In another aspect of the present invention, an infeed assembly is for use with an air conveyor system. The air conveyor system has a guide mechanism configured for engaging an article and guiding it as it is conveyed through the conveyor system, a plurality of air jet conveyor nozzles, and a plenum in fluid communication with the conveyor nozzles for forcing pressurized air through the conveyor nozzles and adjacent the guide mechanism in a manner to push the article downstream along the guide mechanism from an inlet end of the guide mechanism to an outlet end of the guide mechanism. The infeed assembly comprises an article alignment mechanism, at least one air jet infeed nozzle adjacent the article alignment mechanism, and at least one conduit providing fluid communication between the plenum and the infeed nozzle. The article alignment mechanism is positionable adjacent the inlet end of the guide mechanism and is configured for directing the article into the inlet end of the guide mechanism. The infeed nozzle and conduit are configured such that air in the plenum passes through the conduit and through the infeed nozzle in a manner to push the article into the inlet end of the air conveyor.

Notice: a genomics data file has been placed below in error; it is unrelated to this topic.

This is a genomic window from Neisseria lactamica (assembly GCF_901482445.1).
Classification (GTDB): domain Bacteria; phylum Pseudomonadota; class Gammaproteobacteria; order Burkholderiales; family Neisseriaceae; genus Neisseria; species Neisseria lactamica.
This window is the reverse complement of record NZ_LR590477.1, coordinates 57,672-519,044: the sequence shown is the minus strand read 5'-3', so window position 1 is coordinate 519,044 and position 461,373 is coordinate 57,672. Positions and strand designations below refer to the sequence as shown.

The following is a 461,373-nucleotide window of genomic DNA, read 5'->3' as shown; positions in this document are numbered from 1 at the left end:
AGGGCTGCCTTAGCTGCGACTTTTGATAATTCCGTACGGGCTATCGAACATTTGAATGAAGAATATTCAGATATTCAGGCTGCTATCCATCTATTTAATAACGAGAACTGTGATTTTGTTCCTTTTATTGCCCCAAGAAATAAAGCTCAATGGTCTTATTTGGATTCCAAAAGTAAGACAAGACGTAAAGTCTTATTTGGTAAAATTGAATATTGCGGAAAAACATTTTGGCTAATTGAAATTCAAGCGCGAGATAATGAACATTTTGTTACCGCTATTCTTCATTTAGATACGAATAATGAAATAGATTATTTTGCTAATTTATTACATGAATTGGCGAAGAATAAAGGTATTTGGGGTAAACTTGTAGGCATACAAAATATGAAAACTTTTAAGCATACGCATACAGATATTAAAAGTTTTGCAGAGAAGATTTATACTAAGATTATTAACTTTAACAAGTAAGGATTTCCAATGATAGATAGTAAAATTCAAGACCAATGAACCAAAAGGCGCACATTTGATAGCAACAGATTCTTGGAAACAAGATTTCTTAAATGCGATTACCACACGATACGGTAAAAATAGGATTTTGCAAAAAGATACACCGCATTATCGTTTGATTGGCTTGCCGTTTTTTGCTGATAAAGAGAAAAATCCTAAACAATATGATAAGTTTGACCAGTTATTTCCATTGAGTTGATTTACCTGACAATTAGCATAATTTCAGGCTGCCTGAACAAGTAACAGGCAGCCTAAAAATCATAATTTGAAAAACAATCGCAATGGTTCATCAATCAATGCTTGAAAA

Other objects and features will be in part apparent and in part pointed out hereinafter.
FIG. 1 is a fragmented side-elevational view of an air conveyor system of the present invention having an infeed assembly; and
FIG. 2 is a fragmented top plan view of the infeed assembly of FIG. 1.
Corresponding reference characters indicate corresponding parts throughout the several views of the drawings.
Referring now to the drawings, a conveyor system of the present invention is indicated in its entirety by the reference numeral 20. The conveyor system 20 comprises an air conveyor, generally indicated at 22, and an infeed assembly, generally indicated at 24. The air conveyer 22 is preferably of the type disclosed in U.S. Pat. No. 5,437,521 filed May 13, 1993, issued Aug. 1, 1995 and incorporated herein by reference. Bottles B are conveyed forwardly or in a downstream direction (i.e., from left to right as viewed in FIGS. 1 and 2) through the infeed assembly 24 and into the air conveyor 22. The bottles B are preferably conventional bottles of the type having a bottle body 25, a bottle neck 26, and an annular flange (or ring) 28 extending radially from the neck.